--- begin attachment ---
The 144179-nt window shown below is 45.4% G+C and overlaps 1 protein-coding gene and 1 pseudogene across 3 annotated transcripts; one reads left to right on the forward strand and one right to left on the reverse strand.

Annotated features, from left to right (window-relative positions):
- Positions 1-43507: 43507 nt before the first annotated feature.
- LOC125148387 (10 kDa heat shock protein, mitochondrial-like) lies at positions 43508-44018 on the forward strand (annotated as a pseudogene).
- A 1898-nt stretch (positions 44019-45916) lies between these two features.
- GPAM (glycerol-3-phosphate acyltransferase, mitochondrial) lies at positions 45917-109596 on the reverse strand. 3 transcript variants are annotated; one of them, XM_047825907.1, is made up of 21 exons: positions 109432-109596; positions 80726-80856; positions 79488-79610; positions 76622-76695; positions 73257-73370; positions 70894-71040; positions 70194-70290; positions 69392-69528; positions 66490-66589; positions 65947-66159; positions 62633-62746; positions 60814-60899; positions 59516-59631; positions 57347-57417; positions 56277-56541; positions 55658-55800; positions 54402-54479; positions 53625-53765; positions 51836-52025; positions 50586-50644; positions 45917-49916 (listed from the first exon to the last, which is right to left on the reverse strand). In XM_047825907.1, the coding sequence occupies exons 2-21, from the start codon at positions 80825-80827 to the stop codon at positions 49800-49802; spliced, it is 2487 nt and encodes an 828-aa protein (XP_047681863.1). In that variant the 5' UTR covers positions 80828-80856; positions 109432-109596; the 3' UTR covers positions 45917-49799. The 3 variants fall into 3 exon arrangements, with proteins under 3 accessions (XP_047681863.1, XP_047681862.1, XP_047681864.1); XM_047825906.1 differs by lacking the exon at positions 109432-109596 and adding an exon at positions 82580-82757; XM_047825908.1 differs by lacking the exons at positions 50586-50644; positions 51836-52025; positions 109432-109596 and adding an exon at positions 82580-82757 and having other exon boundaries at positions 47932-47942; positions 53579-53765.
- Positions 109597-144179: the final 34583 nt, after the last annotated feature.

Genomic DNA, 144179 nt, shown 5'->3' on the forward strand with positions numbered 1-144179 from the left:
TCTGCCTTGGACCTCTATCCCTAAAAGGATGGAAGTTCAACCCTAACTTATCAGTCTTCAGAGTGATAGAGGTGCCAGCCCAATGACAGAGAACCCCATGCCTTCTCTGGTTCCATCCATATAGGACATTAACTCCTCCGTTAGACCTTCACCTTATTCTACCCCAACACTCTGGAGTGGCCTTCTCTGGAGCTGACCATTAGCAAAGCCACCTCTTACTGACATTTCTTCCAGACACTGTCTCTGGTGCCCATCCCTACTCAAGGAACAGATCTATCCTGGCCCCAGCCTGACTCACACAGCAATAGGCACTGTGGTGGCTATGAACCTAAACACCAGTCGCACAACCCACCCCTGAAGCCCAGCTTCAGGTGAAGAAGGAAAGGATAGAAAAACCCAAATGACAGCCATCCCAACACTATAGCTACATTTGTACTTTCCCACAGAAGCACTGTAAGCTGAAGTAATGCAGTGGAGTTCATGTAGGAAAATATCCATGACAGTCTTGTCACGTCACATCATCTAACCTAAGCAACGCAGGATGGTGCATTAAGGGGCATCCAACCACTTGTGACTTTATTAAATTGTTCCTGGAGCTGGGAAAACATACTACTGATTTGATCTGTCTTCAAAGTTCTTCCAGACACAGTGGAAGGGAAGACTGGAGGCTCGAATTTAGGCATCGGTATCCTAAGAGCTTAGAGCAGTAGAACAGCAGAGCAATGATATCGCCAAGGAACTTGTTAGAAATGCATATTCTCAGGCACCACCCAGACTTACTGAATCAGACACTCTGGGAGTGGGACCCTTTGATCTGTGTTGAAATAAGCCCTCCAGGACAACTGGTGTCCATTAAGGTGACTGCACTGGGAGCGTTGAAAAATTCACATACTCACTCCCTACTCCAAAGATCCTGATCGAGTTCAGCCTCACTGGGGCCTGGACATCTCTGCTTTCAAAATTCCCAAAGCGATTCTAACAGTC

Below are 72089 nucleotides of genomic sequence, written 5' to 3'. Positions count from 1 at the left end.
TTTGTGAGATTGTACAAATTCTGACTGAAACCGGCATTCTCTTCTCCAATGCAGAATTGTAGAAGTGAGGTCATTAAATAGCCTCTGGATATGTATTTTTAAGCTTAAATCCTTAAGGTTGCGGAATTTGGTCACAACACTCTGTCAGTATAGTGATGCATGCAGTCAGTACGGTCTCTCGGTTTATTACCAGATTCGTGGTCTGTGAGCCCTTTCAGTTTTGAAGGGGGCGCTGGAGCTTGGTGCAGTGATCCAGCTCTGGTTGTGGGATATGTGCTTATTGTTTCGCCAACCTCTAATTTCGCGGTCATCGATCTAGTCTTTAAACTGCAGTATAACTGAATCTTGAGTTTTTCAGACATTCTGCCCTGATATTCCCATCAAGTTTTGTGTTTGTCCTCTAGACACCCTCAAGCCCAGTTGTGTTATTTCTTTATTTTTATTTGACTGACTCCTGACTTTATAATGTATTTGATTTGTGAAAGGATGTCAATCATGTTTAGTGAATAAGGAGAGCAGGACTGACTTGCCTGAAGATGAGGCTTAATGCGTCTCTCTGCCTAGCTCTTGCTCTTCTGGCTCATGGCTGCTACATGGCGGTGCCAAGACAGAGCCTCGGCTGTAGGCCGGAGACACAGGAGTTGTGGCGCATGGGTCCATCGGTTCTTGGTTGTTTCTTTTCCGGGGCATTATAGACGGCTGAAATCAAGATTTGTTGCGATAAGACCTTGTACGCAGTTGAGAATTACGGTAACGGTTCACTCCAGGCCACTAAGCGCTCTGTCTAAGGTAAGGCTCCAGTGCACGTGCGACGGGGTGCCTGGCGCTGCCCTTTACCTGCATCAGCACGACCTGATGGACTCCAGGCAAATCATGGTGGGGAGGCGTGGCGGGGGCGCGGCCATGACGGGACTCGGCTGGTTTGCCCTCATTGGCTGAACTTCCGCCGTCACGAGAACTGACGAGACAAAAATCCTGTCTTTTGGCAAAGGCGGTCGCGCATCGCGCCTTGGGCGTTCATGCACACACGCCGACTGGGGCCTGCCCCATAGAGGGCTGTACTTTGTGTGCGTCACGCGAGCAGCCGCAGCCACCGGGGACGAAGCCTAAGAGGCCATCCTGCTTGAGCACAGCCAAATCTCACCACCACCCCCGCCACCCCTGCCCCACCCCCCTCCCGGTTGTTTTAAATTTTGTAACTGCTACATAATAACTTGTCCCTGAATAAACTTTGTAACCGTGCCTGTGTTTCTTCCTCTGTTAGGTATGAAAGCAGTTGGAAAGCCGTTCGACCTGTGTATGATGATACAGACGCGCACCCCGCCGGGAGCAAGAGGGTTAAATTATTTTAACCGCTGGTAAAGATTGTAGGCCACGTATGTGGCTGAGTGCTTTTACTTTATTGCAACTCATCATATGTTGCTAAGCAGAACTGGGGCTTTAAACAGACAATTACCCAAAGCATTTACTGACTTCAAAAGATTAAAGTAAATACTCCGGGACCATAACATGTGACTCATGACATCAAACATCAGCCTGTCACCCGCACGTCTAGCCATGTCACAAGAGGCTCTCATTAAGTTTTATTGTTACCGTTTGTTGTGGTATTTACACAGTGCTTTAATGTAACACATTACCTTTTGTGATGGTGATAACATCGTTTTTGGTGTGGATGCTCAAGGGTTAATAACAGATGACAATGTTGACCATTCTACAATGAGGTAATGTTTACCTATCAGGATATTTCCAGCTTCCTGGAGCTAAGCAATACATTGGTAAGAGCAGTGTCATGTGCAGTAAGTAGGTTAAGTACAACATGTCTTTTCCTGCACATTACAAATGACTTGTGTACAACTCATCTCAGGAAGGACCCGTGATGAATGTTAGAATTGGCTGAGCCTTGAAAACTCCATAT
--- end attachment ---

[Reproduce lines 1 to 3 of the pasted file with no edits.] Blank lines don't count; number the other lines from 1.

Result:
The 144179-nt window shown below is 45.4% G+C and overlaps 1 protein-coding gene and 1 pseudogene across 3 annotated transcripts; one reads left to right on the forward strand and one right to left on the reverse strand.

Annotated features, from left to right (window-relative positions):
- Positions 1-43507: 43507 nt before the first annotated feature.